- Category: Volume 87 (Fall 2015 - Spring 2016)
- Published: 23 March 2016
- Written by TOM MORFORD | STAFF WRITER
A group of crossfitting vegans walk into a bar—which lifestyle choice do they tell you about first?
Well, it can go one of two ways:
1. The more hardcore crossfitter will preach about how alcohol is “totally going to sabotage my morning workout swell.”
2. The more hardcore vegan lets everyone in the bar know “I can’t eat THAT because I’m a vegan.”
Just the mention of crossfit is guaranteed to make eyes roll, but the vegan answer is more in depth.
The latter of the two responses can be received as standoffish or aloof, even if it’s delivered in a chirpy manner. Onlookers are often confused as to why anyone would openly reject a commonly accepted food and suggest a different, healthier, choice.
Simply put, it’s a combination of laziness, peer pressure and personal drive that often determines why people choose a nonvegan path.
I did the whole vegan thing for 12 months—it was great removing dairy and meat from my diet, I had a lot more energy and I was in better shape. But sometimes life gets in the way.
Commuting from work to an internship and school makes it tough to stay true to hardcore veganism. Cost of healthy foods can be outrageous, and convenience of less healthy options throughout a busy day makes it almost unrealistic (thanks a lot, Jersey Mike’s).
At most, I can usually manage packing lunch for myself maybe twice a week because it’s time-consuming going to the grocery store, making it and packaging it all. So I tend to eat out a lot, and considering the fact that the vegan joints around Long Branch are pretty slim pickings, I do not stay close to my vegan roots.
If you, like every other college kid, are too busy and in a rush, snacks will save your life. There are these nutty fruity snacks called Kind bars which are the bomb—look them up. Also, you’d be surprised at how far a couple pieces of fruit (apples, oranges, bananas) can take you. Stay away from grapes though, they smush too easily in a bag, which can really ruin your day.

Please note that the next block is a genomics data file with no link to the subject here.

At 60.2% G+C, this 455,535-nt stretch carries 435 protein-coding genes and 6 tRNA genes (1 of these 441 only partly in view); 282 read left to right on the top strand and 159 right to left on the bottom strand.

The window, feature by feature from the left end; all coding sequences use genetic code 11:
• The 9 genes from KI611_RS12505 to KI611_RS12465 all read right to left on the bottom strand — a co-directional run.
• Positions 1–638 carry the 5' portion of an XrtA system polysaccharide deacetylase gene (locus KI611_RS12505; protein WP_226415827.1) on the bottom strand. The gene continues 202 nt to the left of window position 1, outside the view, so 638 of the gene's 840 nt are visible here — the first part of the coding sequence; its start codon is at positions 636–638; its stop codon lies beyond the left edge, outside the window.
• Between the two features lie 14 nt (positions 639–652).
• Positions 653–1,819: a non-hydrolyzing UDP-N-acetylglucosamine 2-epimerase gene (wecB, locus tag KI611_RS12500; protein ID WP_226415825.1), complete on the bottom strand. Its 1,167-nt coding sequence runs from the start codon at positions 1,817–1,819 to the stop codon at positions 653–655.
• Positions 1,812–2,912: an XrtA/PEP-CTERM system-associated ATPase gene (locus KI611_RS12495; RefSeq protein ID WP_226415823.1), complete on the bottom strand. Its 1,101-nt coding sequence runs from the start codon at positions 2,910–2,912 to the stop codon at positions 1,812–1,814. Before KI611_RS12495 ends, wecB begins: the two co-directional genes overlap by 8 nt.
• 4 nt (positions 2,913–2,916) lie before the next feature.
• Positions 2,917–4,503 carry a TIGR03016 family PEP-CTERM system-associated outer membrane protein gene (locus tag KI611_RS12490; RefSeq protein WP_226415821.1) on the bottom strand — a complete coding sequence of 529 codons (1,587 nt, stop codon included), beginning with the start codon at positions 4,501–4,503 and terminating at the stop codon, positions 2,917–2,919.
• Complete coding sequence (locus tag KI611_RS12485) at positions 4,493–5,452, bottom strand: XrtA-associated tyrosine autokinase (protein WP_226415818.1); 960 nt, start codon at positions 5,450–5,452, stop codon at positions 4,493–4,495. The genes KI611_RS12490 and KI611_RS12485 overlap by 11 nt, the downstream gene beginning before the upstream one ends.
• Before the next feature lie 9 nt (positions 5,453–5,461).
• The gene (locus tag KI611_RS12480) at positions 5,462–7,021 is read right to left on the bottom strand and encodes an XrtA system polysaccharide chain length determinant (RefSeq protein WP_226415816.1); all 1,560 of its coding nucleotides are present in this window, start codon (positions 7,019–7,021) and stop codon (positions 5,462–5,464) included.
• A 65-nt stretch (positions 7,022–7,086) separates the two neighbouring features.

But let’s be honest, bacon is the main thing that keeps me a nonvegan, despite all of the piles of evidence that should convince me otherwise. Any food with bacon on it is most likely delicious; it’s hard to part ways with such a miracle food. I acknowledge the fact that a vegan diet reduces chances of heart disease, diabetes and helps with various digestive problems, but bacon is just so dang good.
Then there’s the peer pressure factor. No one wants to be that guy at the family holiday party who says, “Oh, I can’t eat THAT because it’s not vegan.” Everyone just shakes their head and then your grandma calls you a dirty hippy while you go make a separate plate (can’t make this stuff up).
Then there is the peer pressure of following the college lifestyle. Going to Asbury’s Biergarten for delicious brats or Johnny Mac’s for yummy personal pizzas acts as social peer pressure as well. If those delectable foods are around me, especially with alcohol... game over.
However, there are other social pressures from surrounding cultures to go vegan. If you attend Monmouth, you are well aware of the hipster like vibe Asbury Park displays. To adhere to the local demands, a rather unique vegan place called Seed to Sprout has opened in Avon by the Sea and Fair Haven. I go as often as I can. If you are able to find a local place that promotes veganism, the task of committing to the lifestyle will become much easier for you.
Although finding a vegan store may help your journey, it all comes down to the mental game. Remind yourself of the positives of veganism as opposed to some greasier alternatives.